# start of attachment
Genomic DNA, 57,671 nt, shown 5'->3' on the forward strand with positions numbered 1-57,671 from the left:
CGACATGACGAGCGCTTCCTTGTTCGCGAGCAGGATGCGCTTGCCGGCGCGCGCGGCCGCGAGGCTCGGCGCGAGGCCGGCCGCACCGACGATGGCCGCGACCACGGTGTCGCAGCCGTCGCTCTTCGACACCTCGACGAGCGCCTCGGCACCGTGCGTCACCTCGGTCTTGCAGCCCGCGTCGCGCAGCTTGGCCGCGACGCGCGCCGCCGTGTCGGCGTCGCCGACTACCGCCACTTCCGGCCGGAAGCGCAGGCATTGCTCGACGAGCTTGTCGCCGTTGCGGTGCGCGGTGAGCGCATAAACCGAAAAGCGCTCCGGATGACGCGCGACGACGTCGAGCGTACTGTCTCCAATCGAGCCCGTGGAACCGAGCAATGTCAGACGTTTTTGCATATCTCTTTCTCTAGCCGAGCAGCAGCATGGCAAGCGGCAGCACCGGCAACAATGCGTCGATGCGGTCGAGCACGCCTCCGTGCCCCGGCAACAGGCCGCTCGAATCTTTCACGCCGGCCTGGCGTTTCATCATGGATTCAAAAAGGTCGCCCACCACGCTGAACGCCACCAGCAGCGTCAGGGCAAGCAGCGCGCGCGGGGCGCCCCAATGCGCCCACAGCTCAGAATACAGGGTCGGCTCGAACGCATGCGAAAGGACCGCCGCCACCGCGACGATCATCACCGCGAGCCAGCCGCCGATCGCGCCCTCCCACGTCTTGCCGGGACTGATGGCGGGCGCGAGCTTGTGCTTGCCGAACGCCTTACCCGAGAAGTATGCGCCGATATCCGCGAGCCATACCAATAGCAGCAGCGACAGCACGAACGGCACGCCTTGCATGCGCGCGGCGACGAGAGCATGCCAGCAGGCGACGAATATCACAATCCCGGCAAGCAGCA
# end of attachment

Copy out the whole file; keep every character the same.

Genomic DNA, 57,671 nt, shown 5'->3' on the forward strand with positions numbered 1-57,671 from the left:
CGACATGACGAGCGCTTCCTTGTTCGCGAGCAGGATGCGCTTGCCGGCGCGCGCGGCCGCGAGGCTCGGCGCGAGGCCGGCCGCACCGACGATGGCCGCGACCACGGTGTCGCAGCCGTCGCTCTTCGACACCTCGACGAGCGCCTCGGCACCGTGCGTCACCTCGGTCTTGCAGCCCGCGTCGCGCAGCTTGGCCGCGACGCGCGCCGCCGTGTCGGCGTCGCCGACTACCGCCACTTCCGGCCGGAAGCGCAGGCATTGCTCGACGAGCTTGTCGCCGTTGCGGTGCGCGGTGAGCGCATAAACCGAAAAGCGCTCCGGATGACGCGCGACGACGTCGAGCGTACTGTCTCCAATCGAGCCCGTGGAACCGAGCAATGTCAGACGTTTTTGCATATCTCTTTCTCTAGCCGAGCAGCAGCATGGCAAGCGGCAGCACCGGCAACAATGCGTCGATGCGGTCGAGCACGCCTCCGTGCCCCGGCAACAGGCCGCTCGAATCTTTCACGCCGGCCTGGCGTTTCATCATGGATTCAAAAAGGTCGCCCACCACGCTGAACGCCACCAGCAGCGTCAGGGCAAGCAGCGCGCGCGGGGCGCCCCAATGCGCCCACAGCTCAGAATACAGGGTCGGCTCGAACGCATGCGAAAGGACCGCCGCCACCGCGACGATCATCACCGCGAGCCAGCCGCCGATCGCGCCCTCCCACGTCTTGCCGGGACTGATGGCGGGCGCGAGCTTGTGCTTGCCGAACGCCTTACCCGAGAAGTATGCGCCGATATCCGCGAGCCATACCAATAGCAGCAGCGACAGCACGAACGGCACGCCTTGCATGCGCGCGGCGACGAGAGCATGCCAGCAGGCGACGAATATCACAATCCCGGCAAGCAGCA